All Posts By

Dr Neil Miles

USE OF FERTILIZER NITROGEN ON INTENSIVE PASTURES

By | Nitrogen, Nitrogen Products | No Comments

Afrikaans: Stikstofbemesting vir Intensiewe Weidingproduksie Nitrogen (N) is the nutrient taken up in largest quantities by pasture plants from the soil.  Its availability, together with temperature and moisture supply, are usually the major factors determining the productivity of pastures. Responses of grasses to applied N The responses of pastures to fertilizer N have been studied in scores of research trials both locally and overseas.  In South African research, the major focus has been on the N requirements of ryegrasses, kikuyu and Eragrostis curvula (weeping lovegrass), with limited work being carried out on other species such as cocksfoot, fescue and Digitaria eriantha (Smuts fingergrass).  For the relation between grass DM (dry matter) yield and fertilizer N applied, a characteristic response curve is obtained, an example of which is presented in Figure 1. When N is applied there is usually an initial near-linear response (A in Fig. 1), a phase of sharply diminishing response (B) and a point (C) beyond which N has little or no effect on yield.  The amount of DM produced for each kilogram of N applied within zone A depends largely on the species under consideration, the frequency of defoliation and growth conditions.  Tropical grasses generally produce more DM per unit of N than do temperate grasses.  In field trials, Eragrostis curvula, for example, has produced up to 60 kg DM per kg N applied, but irrigated Italian ryegrass only between 25 and 34 kg DM per kg N applied.  In the United Kingdom, perennial ryegrass produced an average of 23 kg DM/kg N over an N application range of 0 – 300 kg N/ha.  It must be emphasised that data such as these are averages over the season and conceal wide variations in response efficiency within the season.  For example, in perennial ryegrass the spring response is two to three times greater than at other times of the year. Milk production response On intensive dairy pastures, the additional feed produced in response to N fertilization is ideally converted into milk production.  A typical conversion ratio is about 15 kg pasture dry matter per kg milk-solids, or roughly one kg pasture dry matter per liter of milk. In South Africa currently, the value of pasture dry matter in dairy farm operations is estimated to be approximately R2000/ton.  In overseas studies, it has been estimated that the response in terms of milk production ranges from 9 to about 16 kg milk per kg fertilizer N applied.  This arises not because of any significant increase in yield per cow, but from an increase in stocking rate, i.e. cows per hectare. Type of fertilizer Urea and LAN (limestone ammonium nitrate) are the two most important forms of fertilizer N used on pastures, with other products such as ammonium sulphate being used in lesser amounts.  Grasses take up N in both the ammonium and nitrate forms; however, since ammonium (including the N in urea) is converted to nitrate within a few weeks in well-aerated non-acidic soils at temperatures above about 5˚C, most of…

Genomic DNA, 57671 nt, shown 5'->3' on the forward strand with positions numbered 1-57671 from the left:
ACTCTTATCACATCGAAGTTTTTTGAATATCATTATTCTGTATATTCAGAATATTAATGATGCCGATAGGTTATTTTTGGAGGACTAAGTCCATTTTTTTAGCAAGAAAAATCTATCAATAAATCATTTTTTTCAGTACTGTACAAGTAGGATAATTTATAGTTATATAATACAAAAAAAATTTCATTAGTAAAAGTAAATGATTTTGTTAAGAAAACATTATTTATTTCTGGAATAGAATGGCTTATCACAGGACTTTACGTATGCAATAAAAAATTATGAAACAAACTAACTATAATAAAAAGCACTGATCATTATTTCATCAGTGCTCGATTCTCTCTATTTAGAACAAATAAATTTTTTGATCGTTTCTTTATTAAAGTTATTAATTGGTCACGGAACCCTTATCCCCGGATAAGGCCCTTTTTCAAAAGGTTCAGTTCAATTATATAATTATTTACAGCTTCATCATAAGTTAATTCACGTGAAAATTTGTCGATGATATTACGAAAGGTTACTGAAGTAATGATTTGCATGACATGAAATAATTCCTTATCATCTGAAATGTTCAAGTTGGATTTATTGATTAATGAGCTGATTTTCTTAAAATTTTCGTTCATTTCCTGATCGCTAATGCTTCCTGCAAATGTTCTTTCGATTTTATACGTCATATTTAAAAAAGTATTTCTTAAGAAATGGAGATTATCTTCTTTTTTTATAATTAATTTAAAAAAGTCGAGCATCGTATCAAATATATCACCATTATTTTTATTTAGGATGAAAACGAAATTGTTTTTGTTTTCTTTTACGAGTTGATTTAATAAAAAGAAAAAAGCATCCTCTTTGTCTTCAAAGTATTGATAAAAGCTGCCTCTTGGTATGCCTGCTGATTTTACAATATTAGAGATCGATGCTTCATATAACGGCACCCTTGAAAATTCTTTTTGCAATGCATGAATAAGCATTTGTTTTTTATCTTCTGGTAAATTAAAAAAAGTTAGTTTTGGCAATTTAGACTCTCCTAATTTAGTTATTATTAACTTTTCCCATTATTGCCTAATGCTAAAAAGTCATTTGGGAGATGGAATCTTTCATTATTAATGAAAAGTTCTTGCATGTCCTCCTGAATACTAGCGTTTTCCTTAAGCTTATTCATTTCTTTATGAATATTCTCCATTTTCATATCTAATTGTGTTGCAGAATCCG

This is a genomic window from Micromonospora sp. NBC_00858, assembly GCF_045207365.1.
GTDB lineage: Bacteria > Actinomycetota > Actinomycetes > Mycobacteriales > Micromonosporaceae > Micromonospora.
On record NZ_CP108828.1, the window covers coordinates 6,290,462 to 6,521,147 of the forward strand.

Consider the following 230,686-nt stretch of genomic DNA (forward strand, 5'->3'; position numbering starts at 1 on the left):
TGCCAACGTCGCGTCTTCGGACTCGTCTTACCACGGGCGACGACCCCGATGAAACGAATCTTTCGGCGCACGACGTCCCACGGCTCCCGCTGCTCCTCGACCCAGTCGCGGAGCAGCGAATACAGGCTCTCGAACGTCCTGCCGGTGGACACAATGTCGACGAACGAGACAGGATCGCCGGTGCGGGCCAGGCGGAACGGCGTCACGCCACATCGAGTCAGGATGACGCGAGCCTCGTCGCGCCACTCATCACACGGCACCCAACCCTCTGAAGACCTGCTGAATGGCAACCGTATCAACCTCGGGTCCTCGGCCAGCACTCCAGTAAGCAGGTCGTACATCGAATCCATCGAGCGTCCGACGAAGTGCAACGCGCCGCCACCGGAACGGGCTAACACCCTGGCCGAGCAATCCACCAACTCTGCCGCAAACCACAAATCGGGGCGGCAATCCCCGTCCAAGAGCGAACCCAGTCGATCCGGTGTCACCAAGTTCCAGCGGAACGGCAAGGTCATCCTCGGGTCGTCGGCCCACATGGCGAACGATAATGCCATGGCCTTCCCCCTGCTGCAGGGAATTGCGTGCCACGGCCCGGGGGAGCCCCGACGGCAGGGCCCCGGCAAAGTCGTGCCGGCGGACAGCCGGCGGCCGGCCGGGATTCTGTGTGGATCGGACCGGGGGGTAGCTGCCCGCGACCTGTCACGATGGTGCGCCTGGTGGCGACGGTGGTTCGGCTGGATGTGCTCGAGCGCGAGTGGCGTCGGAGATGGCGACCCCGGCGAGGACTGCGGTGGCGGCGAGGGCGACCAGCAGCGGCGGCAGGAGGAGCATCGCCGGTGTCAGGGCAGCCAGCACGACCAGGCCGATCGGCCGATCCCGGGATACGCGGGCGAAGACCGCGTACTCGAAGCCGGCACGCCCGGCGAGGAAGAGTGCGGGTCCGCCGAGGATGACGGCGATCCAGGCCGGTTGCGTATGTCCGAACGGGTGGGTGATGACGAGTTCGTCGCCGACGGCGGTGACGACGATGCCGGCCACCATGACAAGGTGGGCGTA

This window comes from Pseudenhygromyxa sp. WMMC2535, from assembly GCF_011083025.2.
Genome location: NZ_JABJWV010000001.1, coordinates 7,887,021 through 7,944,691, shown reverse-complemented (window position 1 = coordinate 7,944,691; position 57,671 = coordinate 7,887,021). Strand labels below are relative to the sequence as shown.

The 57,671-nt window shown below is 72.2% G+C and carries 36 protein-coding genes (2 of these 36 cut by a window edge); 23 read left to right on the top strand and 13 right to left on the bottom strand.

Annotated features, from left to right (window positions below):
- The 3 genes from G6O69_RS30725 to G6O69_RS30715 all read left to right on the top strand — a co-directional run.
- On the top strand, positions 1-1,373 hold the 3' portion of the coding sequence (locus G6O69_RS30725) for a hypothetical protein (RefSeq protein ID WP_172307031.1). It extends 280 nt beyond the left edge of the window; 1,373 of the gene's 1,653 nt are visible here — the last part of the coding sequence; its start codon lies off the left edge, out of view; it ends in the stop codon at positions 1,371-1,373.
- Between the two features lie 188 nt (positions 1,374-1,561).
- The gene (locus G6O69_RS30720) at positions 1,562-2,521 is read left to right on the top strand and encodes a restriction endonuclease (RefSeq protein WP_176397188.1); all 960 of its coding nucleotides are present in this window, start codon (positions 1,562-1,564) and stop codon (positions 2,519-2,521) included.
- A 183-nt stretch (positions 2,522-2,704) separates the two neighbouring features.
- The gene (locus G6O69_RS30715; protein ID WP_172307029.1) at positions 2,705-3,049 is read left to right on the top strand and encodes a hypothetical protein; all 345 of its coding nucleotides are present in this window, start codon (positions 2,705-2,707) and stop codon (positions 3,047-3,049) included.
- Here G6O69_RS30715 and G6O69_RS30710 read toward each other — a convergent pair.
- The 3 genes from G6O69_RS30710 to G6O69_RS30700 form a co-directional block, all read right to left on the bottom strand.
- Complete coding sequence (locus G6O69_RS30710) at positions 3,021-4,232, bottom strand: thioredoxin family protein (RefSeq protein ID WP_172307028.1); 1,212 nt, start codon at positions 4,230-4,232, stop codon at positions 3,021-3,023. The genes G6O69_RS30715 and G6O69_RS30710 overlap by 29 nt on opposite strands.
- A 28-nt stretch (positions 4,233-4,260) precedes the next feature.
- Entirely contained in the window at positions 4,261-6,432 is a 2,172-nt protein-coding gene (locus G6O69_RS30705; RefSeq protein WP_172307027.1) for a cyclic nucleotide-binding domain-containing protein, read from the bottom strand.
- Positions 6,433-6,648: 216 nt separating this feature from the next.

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IDENTIFYING AND ADDRESSING SOIL COMPACTION

By | Soil Health | No Comments